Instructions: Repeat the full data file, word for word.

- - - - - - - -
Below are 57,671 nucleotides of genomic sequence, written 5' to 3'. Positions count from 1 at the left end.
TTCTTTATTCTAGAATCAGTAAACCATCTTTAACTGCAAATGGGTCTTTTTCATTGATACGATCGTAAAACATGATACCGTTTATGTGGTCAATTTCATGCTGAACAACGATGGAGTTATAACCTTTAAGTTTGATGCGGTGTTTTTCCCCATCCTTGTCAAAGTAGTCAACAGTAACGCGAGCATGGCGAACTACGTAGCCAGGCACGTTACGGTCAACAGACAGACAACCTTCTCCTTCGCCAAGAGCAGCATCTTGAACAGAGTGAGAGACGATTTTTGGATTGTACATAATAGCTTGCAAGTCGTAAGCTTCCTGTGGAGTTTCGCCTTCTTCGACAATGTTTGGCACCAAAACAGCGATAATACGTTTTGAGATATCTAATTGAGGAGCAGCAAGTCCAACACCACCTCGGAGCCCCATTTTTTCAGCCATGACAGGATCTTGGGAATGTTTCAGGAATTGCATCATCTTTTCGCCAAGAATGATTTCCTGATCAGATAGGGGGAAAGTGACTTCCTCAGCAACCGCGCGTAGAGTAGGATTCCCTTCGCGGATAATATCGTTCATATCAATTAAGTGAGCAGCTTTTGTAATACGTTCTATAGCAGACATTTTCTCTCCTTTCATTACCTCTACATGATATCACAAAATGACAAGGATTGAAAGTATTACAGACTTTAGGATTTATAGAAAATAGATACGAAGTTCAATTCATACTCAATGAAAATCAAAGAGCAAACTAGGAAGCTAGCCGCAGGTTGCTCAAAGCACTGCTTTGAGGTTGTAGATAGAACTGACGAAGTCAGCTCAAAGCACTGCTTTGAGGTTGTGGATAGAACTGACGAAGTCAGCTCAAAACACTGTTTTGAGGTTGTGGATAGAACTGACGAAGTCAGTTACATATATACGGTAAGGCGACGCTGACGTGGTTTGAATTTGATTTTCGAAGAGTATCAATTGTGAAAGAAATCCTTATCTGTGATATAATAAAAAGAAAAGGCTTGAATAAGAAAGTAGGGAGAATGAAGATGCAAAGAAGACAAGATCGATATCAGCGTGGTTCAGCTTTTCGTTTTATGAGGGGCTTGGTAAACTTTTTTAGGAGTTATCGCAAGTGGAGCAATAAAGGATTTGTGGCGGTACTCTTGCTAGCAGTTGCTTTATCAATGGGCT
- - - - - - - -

Below are 57,671 nucleotides of genomic sequence, written 5' to 3'. Positions count from 1 at the left end.
TTCTTTATTCTAGAATCAGTAAACCATCTTTAACTGCAAATGGGTCTTTTTCATTGATACGATCGTAAAACATGATACCGTTTATGTGGTCAATTTCATGCTGAACAACGATGGAGTTATAACCTTTAAGTTTGATGCGGTGTTTTTCCCCATCCTTGTCAAAGTAGTCAACAGTAACGCGAGCATGGCGAACTACGTAGCCAGGCACGTTACGGTCAACAGACAGACAACCTTCTCCTTCGCCAAGAGCAGCATCTTGAACAGAGTGAGAGACGATTTTTGGATTGTACATAATAGCTTGCAAGTCGTAAGCTTCCTGTGGAGTTTCGCCTTCTTCGACAATGTTTGGCACCAAAACAGCGATAATACGTTTTGAGATATCTAATTGAGGAGCAGCAAGTCCAACACCACCTCGGAGCCCCATTTTTTCAGCCATGACAGGATCTTGGGAATGTTTCAGGAATTGCATCATCTTTTCGCCAAGAATGATTTCCTGATCAGATAGGGGGAAAGTGACTTCCTCAGCAACCGCGCGTAGAGTAGGATTCCCTTCGCGGATAATATCGTTCATATCAATTAAGTGAGCAGCTTTTGTAATACGTTCTATAGCAGACATTTTCTCTCCTTTCATTACCTCTACATGATATCACAAAATGACAAGGATTGAAAGTATTACAGACTTTAGGATTTATAGAAAATAGATACGAAGTTCAATTCATACTCAATGAAAATCAAAGAGCAAACTAGGAAGCTAGCCGCAGGTTGCTCAAAGCACTGCTTTGAGGTTGTAGATAGAACTGACGAAGTCAGCTCAAAGCACTGCTTTGAGGTTGTGGATAGAACTGACGAAGTCAGCTCAAAACACTGTTTTGAGGTTGTGGATAGAACTGACGAAGTCAGTTACATATATACGGTAAGGCGACGCTGACGTGGTTTGAATTTGATTTTCGAAGAGTATCAATTGTGAAAGAAATCCTTATCTGTGATATAATAAAAAGAAAAGGCTTGAATAAGAAAGTAGGGAGAATGAAGATGCAAAGAAGACAAGATCGATATCAGCGTGGTTCAGCTTTTCGTTTTATGAGGGGCTTGGTAAACTTTTTTAGGAGTTATCGCAAGTGGAGCAATAAAGGATTTGTGGCGGTACTCTTGCTAGCAGTTGCTTTATCAATGGGCT